Though Memorial Day has come to honor all of America's war dead, it was initially established in 1868 by Union Army general John Logan to commemorate soldiers who perished in the US Civil War. (The 11 former Confederate states didn't acknowledge the holiday until its tribute was generalized after World War I.) I thus think it's appropriate to dedicate this post to the first all-Black regiment in that war, the Union's Army's 54th Massachusetts Infantry, whom the poet Robert Lowell memorialized in a somewhat backhanded way in his famous poem, "For the Union Dead," and who gained even greater public fame as a result of Edward Zwick's 1989 film, Glory, which starred Denzel Washington in the role of Pvt. Trip. His unforgettable performance earned him his first Academy Award, in the best supporting actor category.
The 54 Massachusetts Infantry, as is well known, came into being as the result of several years of agitation by notable abolitionist figures, including Frederick Douglass, to allow Blacks to serve in the war ("Men of Color, To Arms!"), and through the leadership of Massachusetts' White abolitionist governor, John A. Andrew, who felt that Blacks should be allowed to fight and die for their freedom. In 1863, the year President Abraham Lincoln signed the Emancipation Proclamation, Andrew, after gaining approval from War Secretary Edward Stanton to organize regiments that could "include persons of African descent. . .", selected the White officers for the company from his state's richest and most prominent abolitionist families, with 25-year-old Col. Robert Gould Shaw serving as the company's commander, and enlisted prominent free Blacks such as Douglass, William Wells Brown and Lewis Hayden to field Black infantrymen. The 100 soldiers who'd signed up just six weeks after the training camp opened at Ft. Meigs in Readville Massachusetts comprised free Blacks and former slaves; 47 alone came from the small Black population (4,500 in 1863) of Massachusetts. Two of Frederick Douglass's sons, Charles and Lewis (at right, courtesy of the Moorland-Spingarn Research Center, Howard University) and one of Sojourner Truth's grandsons were among them.
There was considerable public and political opposition to and disbelief in the idea of an armed, Black Union company (as well as a fear about enlisting escaped slaves in the battle), and considerable doubt then as now about Black people's ability even to function at the level required to be soldiers, so the regiment's White and Black supporters strove to ensure that the the men were properly funded, accoutered, implemented and trained. They knew that any problems would be used as an excuse to prevent further Black regiments. The 54th Massachusetts passed its first test on July 16, 1863, when it participated with the White troops of the 10th Connectictut Infantry in repelling an attack on James Island, South Carolina. The soldiers' bravery and fearlessness impressed numerous critics, including skeptical White Army generals. Its most famous moment came soon thereafter, on July 18, 1863, when Shaw chose to have the regiment lead the assault on Fort Wagner, a Confederate installation on Charleston's Morris Island. One of Shaw's best remembered statements was his address to his company before launching their charge: "I want you to prove yourselves. The eyes of thousands will look on what you do tonight."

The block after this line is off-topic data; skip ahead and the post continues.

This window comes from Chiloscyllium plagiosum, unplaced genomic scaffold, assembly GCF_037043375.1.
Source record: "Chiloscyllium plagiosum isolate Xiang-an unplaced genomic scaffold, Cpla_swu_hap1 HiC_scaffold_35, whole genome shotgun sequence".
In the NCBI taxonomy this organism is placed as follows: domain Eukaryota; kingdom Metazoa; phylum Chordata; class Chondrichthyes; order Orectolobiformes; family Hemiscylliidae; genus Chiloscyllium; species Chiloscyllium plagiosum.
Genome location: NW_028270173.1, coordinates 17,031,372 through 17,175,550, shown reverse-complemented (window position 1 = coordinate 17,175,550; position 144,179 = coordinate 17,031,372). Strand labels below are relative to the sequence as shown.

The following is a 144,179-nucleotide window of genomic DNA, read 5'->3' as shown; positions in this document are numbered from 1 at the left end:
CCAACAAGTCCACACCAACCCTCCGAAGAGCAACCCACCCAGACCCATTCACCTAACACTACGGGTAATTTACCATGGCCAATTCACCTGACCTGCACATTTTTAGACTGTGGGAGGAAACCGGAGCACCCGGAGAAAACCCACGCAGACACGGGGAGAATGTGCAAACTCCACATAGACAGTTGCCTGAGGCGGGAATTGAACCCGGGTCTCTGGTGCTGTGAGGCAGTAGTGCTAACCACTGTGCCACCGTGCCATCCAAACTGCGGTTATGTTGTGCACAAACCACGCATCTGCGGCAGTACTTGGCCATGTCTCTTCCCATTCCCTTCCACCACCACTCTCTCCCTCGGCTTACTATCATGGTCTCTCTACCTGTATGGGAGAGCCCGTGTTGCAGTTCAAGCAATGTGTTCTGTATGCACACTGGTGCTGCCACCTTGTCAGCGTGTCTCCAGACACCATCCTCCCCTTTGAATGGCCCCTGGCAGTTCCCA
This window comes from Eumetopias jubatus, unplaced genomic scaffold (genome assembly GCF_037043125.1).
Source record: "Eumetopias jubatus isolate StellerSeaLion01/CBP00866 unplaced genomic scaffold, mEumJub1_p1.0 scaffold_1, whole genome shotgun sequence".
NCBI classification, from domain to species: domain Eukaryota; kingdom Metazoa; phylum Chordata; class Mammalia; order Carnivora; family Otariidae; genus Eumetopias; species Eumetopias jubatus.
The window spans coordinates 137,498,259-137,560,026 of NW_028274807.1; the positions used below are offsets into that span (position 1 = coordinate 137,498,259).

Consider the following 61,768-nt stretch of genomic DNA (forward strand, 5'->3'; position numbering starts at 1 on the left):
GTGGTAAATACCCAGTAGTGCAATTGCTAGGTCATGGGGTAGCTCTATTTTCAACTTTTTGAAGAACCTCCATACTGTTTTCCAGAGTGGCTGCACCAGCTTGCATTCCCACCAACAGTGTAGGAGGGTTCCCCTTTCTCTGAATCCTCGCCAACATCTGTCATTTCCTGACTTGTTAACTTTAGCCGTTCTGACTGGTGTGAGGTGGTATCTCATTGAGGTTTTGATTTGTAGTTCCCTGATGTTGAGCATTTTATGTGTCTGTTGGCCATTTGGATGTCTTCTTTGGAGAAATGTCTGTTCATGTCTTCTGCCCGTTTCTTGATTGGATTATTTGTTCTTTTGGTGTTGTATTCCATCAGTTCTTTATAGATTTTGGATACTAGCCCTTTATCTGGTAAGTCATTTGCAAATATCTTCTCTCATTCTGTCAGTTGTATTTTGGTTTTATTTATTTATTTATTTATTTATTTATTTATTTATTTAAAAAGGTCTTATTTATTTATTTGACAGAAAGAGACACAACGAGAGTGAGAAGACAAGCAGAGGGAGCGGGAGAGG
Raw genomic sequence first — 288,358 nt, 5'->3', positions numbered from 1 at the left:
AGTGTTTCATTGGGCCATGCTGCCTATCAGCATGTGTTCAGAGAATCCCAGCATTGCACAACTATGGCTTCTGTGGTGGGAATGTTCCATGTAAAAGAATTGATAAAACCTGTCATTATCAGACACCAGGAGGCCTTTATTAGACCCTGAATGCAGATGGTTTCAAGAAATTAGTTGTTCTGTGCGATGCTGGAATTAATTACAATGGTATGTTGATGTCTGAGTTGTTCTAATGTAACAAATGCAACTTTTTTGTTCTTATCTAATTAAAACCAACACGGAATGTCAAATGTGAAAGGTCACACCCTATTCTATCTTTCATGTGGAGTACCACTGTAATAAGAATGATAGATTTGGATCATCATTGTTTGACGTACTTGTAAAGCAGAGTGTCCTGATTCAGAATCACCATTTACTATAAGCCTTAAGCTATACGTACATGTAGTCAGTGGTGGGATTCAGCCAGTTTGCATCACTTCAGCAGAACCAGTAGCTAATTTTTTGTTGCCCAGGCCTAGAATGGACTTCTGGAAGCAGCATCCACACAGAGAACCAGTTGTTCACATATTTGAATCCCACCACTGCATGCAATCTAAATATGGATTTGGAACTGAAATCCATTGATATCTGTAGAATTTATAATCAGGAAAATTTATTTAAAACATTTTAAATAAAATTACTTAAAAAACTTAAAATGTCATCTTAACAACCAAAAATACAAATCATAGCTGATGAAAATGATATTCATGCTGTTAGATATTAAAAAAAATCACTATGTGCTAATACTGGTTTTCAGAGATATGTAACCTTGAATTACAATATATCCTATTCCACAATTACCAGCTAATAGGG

250 troops, including members of the 54 Massachusetts regiment and its commander, Shaw, died during or as a result of the assault, but the survivors participated in the eventual capture of Fort Wagner. Sgt. William H. Carney (pictured at left) became the first African American to win the Medal of Honor for his valor and patriotism in the battle. The infantry company subsequently fought throughout the final two years of the war at Olustee, Florida (with the 35th Colored Regiment), and at Honey Hill and Boykin's Mills, both in South Carolina.
Their exemplary fortitude and bravery on the beaches at Fort Wagner and their subsequent successes (despite being paid less than White troops) paved the way for the enlistment of more than 200,000 Black soldiers and sailors throughout the remaining years of the conflict. I've always considered the 54th Massachusetts Infantrymen, and all of the other Black Union military servicepeople, among the most heroic figures in our nation's history; as with their predecessors in the French-Indian and Revolutionary Wars, and their heirs in subsequent wars (before Vietnam), they served despite widespread societal hostility, terrible odds, and appalling circumstances that many White soldiers would or could not condone. And if they were captured, most knew they faced certain death at the hands of Confederate troops or marauders. (Eerily enough, a 2004 Guardian UK report on the insurgents-resistors in Iraq noted that they took special pleasure in killing Black American and British troops, whose presence on their soil they considered to be a particularly serious offense.) Still, an extraordinary number of men (and women) did serve in the Civil War--they literally were fighting for their freedom--and for their vision, courage and leadership, and for all similar freedom fighters in our history, I offer this tribute today.